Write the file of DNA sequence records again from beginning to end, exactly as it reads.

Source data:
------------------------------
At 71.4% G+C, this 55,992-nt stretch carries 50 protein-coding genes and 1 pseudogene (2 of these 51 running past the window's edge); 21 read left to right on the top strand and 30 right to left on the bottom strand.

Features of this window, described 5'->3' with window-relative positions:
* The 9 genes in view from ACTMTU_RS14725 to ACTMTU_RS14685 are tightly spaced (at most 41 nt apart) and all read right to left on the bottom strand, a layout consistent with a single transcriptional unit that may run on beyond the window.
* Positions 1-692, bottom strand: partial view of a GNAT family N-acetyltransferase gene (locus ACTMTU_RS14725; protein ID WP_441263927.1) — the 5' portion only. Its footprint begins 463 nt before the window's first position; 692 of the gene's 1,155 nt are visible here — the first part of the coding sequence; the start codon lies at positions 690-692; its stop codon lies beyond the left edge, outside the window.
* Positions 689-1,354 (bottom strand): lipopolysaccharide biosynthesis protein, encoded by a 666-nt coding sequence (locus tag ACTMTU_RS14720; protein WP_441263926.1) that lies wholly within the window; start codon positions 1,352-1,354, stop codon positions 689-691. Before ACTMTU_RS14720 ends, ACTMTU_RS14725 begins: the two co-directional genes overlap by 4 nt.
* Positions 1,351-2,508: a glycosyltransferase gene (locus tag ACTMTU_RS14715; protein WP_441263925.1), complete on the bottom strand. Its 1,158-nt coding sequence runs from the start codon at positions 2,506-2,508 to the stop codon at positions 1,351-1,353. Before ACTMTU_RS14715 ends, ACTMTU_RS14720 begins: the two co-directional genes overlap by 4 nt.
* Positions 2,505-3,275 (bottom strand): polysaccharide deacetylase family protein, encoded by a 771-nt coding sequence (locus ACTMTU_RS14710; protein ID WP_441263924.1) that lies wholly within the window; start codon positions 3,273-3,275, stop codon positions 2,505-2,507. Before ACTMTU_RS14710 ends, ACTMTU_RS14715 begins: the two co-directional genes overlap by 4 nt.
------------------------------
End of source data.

At 71.4% G+C, this 55,992-nt stretch carries 50 protein-coding genes and 1 pseudogene (2 of these 51 running past the window's edge); 21 read left to right on the top strand and 30 right to left on the bottom strand.

Features of this window, described 5'->3' with window-relative positions:
* The 9 genes in view from ACTMTU_RS14725 to ACTMTU_RS14685 are tightly spaced (at most 41 nt apart) and all read right to left on the bottom strand, a layout consistent with a single transcriptional unit that may run on beyond the window.
* Positions 1-692, bottom strand: partial view of a GNAT family N-acetyltransferase gene (locus ACTMTU_RS14725; protein ID WP_441263927.1) — the 5' portion only. Its footprint begins 463 nt before the window's first position; 692 of the gene's 1,155 nt are visible here — the first part of the coding sequence; the start codon lies at positions 690-692; its stop codon lies beyond the left edge, outside the window.
* Positions 689-1,354 (bottom strand): lipopolysaccharide biosynthesis protein, encoded by a 666-nt coding sequence (locus tag ACTMTU_RS14720; protein WP_441263926.1) that lies wholly within the window; start codon positions 1,352-1,354, stop codon positions 689-691. Before ACTMTU_RS14720 ends, ACTMTU_RS14725 begins: the two co-directional genes overlap by 4 nt.
* Positions 1,351-2,508: a glycosyltransferase gene (locus tag ACTMTU_RS14715; protein WP_441263925.1), complete on the bottom strand. Its 1,158-nt coding sequence runs from the start codon at positions 2,506-2,508 to the stop codon at positions 1,351-1,353. Before ACTMTU_RS14715 ends, ACTMTU_RS14720 begins: the two co-directional genes overlap by 4 nt.
* Positions 2,505-3,275 (bottom strand): polysaccharide deacetylase family protein, encoded by a 771-nt coding sequence (locus ACTMTU_RS14710; protein ID WP_441263924.1) that lies wholly within the window; start codon positions 3,273-3,275, stop codon positions 2,505-2,507. Before ACTMTU_RS14710 ends, ACTMTU_RS14715 begins: the two co-directional genes overlap by 4 nt.